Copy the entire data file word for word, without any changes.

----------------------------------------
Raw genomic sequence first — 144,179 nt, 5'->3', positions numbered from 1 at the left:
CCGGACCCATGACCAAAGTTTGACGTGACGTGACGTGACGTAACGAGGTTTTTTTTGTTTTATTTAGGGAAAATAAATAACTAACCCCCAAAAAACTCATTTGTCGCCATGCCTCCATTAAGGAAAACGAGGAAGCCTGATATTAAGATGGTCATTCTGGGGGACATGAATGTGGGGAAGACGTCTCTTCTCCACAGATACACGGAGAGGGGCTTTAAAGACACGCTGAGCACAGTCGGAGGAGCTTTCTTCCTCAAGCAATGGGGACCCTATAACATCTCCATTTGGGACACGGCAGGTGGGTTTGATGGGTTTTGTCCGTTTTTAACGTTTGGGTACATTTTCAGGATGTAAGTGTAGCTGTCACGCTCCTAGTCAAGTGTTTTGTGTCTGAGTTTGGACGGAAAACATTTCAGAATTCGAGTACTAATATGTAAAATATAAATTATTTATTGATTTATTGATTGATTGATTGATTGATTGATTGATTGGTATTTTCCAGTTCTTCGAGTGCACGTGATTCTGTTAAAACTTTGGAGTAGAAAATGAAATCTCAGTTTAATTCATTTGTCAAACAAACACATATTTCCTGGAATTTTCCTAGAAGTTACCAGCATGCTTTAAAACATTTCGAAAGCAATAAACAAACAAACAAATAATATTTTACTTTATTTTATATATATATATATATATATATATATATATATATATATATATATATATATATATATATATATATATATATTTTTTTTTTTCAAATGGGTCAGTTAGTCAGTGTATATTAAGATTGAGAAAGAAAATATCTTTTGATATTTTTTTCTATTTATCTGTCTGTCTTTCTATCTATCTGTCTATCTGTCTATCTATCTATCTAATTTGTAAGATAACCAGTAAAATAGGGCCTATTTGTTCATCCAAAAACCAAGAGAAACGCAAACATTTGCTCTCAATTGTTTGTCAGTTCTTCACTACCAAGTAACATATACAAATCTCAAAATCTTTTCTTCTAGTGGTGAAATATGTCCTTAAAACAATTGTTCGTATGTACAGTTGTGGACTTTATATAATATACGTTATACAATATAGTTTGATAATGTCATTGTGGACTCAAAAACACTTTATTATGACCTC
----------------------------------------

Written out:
Raw genomic sequence first — 144,179 nt, 5'->3', positions numbered from 1 at the left:
CCGGACCCATGACCAAAGTTTGACGTGACGTGACGTGACGTAACGAGGTTTTTTTTGTTTTATTTAGGGAAAATAAATAACTAACCCCCAAAAAACTCATTTGTCGCCATGCCTCCATTAAGGAAAACGAGGAAGCCTGATATTAAGATGGTCATTCTGGGGGACATGAATGTGGGGAAGACGTCTCTTCTCCACAGATACACGGAGAGGGGCTTTAAAGACACGCTGAGCACAGTCGGAGGAGCTTTCTTCCTCAAGCAATGGGGACCCTATAACATCTCCATTTGGGACACGGCAGGTGGGTTTGATGGGTTTTGTCCGTTTTTAACGTTTGGGTACATTTTCAGGATGTAAGTGTAGCTGTCACGCTCCTAGTCAAGTGTTTTGTGTCTGAGTTTGGACGGAAAACATTTCAGAATTCGAGTACTAATATGTAAAATATAAATTATTTATTGATTTATTGATTGATTGATTGATTGATTGATTGATTGGTATTTTCCAGTTCTTCGAGTGCACGTGATTCTGTTAAAACTTTGGAGTAGAAAATGAAATCTCAGTTTAATTCATTTGTCAAACAAACACATATTTCCTGGAATTTTCCTAGAAGTTACCAGCATGCTTTAAAACATTTCGAAAGCAATAAACAAACAAACAAATAATATTTTACTTTATTTTATATATATATATATATATATATATATATATATATATATATATATATATATATATATATATATATATATATTTTTTTTTTTCAAATGGGTCAGTTAGTCAGTGTATATTAAGATTGAGAAAGAAAATATCTTTTGATATTTTTTTCTATTTATCTGTCTGTCTTTCTATCTATCTGTCTATCTGTCTATCTATCTATCTAATTTGTAAGATAACCAGTAAAATAGGGCCTATTTGTTCATCCAAAAACCAAGAGAAACGCAAACATTTGCTCTCAATTGTTTGTCAGTTCTTCACTACCAAGTAACATATACAAATCTCAAAATCTTTTCTTCTAGTGGTGAAATATGTCCTTAAAACAATTGTTCGTATGTACAGTTGTGGACTTTATATAATATACGTTATACAATATAGTTTGATAATGTCATTGTGGACTCAAAAACACTTTATTATGACCTC